Some laid-off techs are seeking work overseas. There seems to be strong growth in overseas maintenance activity, according to some observers, and there are reports of salaries over 100Gs with expenses. Not a bad deal, if you want to leave. At home, salaries vary greatly but not anything like 100Gs. Before you accept any overseas position you should examine the deal very carefully … because once you are overseas you are locked in by costs of return and other restrictions usually involving money. If it sounds too good to be true, it’s usually not true!
Look at the MROs … all mostly non-union with most paying less wages than an airline or corporate flight department, attracting new less-trained mechanics to do their work. They will be expecting to hire many laid-off technicians. All the technicians laid off so far that I know, seek jobs with more security, like with FedEx and UPS. These technicians would have more security than any other firms. Of course many technicians have gone to the government and found the best security in the FAA (jobs forever, never laid off, great pensions) and other government agencies, ICE, DEA, and various local law enforcement, and fire-rescue activities. There are still many technician maintenance opportunities in the government area. If you are still in a private enterprise maintenance activity you better have “plan B” ready for next year if not before. Remember, it’s always easier to obtain a new job while you are still employed. Pretty soon we’ll have more government employees than private enterprise … are you ready? Remember just because a company is large is no real protection … think Boeing … closing its plant in Wichita.
I have a report on MRO activities from a reader. He was in the airline maintenance field for many years and the layoffs hit him with some finality. He joined an MRO thinking it would be different. He said it’s not. In the airlines, he said, he had a union to protect him from the poor decisions of upper management related to safety. This protection allowed him to perform his job function with safety uppermost in his mind. He could do the “right thing”… as he said. He continued by saying in his opinion the rise in unlicensed and less skilled mechanics is going to lead to increased risk of accidents. (Note AMR above ... 40 percent). The increase in the number of unlicensed and less-trained mechanics is overtaking the number of those who are licensed with more training. He says this situation, if allowed to continue throughout the industry, can only lead to eventual disaster. FAA, by the way, has frequently admitted that it cannot conduct adequate surveillance on many MRO’s and other outsourced maintenance activities, especially those located overseas. They say they don’t have the staff … just look around you at the FSDOs and regional offices for example and count the staff …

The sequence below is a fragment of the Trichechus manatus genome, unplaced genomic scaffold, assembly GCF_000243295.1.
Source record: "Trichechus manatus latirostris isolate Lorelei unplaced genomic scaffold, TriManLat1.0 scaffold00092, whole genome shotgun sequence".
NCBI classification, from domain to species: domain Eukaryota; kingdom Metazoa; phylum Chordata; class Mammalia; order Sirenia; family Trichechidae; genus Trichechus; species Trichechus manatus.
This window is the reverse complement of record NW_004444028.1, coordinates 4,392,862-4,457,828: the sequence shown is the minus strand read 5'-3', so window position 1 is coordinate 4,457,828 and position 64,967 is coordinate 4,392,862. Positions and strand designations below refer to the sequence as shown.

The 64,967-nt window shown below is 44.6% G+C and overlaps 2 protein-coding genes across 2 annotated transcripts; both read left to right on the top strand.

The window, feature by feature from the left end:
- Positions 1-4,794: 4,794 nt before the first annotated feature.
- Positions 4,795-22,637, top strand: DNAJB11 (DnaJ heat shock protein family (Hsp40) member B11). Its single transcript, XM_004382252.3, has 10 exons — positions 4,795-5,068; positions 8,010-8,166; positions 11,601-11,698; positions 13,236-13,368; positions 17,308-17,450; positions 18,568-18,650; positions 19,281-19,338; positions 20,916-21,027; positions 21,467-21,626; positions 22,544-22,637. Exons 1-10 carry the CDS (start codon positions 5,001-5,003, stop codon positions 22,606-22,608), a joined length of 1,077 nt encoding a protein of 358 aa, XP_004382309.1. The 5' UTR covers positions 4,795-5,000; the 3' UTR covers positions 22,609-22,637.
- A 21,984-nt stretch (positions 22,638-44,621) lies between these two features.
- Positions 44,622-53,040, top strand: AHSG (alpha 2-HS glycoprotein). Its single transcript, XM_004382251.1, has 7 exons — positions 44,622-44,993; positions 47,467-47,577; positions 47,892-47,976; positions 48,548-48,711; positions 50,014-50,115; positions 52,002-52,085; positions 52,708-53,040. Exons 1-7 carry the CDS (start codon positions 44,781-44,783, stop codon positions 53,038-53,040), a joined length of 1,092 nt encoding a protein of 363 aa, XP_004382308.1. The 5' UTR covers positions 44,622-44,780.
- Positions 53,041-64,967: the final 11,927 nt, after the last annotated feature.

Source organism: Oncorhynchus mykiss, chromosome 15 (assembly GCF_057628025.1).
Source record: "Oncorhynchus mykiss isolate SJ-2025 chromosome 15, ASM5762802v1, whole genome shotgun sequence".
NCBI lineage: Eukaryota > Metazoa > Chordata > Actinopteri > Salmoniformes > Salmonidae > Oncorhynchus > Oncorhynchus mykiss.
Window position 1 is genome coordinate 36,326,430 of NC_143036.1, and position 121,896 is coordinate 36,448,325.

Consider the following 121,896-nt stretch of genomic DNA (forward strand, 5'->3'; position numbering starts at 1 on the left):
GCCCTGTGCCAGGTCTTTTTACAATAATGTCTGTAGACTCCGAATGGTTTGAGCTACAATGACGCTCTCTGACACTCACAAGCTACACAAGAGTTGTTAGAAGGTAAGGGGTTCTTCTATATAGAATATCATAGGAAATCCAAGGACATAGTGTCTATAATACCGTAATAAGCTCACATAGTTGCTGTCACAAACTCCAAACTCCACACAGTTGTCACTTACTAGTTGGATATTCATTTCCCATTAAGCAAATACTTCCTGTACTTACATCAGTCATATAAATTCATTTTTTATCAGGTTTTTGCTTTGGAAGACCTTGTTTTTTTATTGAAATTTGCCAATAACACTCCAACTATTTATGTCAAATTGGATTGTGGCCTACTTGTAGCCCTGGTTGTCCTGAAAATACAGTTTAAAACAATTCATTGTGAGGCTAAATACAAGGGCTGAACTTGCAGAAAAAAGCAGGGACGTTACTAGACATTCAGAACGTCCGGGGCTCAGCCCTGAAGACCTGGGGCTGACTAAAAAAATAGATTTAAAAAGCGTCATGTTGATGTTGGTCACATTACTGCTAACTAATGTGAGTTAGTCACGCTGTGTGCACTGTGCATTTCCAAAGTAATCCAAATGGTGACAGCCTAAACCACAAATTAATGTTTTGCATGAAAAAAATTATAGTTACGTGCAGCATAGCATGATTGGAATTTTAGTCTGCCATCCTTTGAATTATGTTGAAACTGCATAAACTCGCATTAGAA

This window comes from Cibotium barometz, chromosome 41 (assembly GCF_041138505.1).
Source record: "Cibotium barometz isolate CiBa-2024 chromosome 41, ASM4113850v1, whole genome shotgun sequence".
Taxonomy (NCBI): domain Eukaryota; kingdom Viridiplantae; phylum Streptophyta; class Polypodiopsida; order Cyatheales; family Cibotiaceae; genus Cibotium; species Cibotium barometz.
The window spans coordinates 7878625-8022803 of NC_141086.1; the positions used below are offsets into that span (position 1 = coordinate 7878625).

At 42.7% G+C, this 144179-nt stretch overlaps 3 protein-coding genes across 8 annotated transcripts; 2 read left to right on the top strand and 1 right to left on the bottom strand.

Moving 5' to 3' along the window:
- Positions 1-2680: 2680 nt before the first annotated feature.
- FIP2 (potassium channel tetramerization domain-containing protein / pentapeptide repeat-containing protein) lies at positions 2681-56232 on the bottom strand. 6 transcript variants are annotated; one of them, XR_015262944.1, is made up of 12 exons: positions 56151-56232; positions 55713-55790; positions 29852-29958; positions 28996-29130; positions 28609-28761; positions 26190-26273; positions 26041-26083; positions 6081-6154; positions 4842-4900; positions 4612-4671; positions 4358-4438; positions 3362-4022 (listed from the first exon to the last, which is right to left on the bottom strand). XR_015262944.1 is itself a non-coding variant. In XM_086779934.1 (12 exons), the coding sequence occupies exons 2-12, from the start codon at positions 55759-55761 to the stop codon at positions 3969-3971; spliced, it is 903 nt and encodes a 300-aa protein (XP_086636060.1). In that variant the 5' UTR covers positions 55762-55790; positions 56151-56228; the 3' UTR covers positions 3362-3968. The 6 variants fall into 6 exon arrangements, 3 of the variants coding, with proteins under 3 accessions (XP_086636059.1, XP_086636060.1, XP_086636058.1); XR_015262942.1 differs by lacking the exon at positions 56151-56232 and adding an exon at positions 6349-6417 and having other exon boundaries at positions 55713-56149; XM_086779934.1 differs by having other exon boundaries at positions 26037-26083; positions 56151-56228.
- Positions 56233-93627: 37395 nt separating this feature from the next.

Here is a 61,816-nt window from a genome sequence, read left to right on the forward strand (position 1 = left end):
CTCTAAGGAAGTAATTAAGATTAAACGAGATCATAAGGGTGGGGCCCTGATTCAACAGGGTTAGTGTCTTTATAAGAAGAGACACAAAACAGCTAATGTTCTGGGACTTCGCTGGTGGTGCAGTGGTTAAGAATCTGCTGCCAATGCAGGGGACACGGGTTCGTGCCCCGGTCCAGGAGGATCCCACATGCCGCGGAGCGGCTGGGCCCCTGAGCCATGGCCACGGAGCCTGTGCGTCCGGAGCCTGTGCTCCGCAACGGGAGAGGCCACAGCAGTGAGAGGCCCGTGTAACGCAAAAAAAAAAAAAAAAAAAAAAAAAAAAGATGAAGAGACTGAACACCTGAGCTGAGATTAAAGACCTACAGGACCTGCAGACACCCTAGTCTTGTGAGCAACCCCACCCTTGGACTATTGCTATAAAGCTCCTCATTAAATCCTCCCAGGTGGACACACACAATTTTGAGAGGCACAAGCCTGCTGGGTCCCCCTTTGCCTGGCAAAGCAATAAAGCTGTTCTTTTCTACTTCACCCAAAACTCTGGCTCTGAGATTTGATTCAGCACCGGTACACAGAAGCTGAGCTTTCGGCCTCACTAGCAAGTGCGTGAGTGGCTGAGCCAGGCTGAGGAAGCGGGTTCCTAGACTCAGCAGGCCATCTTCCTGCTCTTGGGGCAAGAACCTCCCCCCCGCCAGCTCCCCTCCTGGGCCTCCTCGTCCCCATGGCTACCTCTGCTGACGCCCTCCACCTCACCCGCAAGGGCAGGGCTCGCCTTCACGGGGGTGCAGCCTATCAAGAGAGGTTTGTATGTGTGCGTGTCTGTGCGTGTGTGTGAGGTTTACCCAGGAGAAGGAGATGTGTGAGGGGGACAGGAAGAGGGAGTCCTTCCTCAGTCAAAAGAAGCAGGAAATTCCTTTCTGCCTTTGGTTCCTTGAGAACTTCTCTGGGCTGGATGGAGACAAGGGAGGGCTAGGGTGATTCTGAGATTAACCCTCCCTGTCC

What’s the future?
Some will contend that by continuing to indicate a need for technicians employers are guaranteed a continuing source of applicants at low starting pay. Some think that if there is a surplus of applicants for jobs then the salary levels will continue to be kept at a low level, acceptable to fringe and marginal maintenance activities, thus guaranteeing more profit for their work.
Yes, no doubt, there will be a greater need for technicians over the next 20 or 30 years simply because some of the people working now will be retiring. But this is nothing new, and is expected as normal attrition. However, many technicians today looking toward retirement are faced with little or no pension support or any other type of financial security. These people can only look forward to working well into their 70s in order to pay the bills.
Stephen P. Prentice is an attorney whose practice involves FAA-NTSB issues. He has an Airframe and Powerplant certificate and is an ATP rated pilot. He is a USAF veteran. Send comments to email@example.com.
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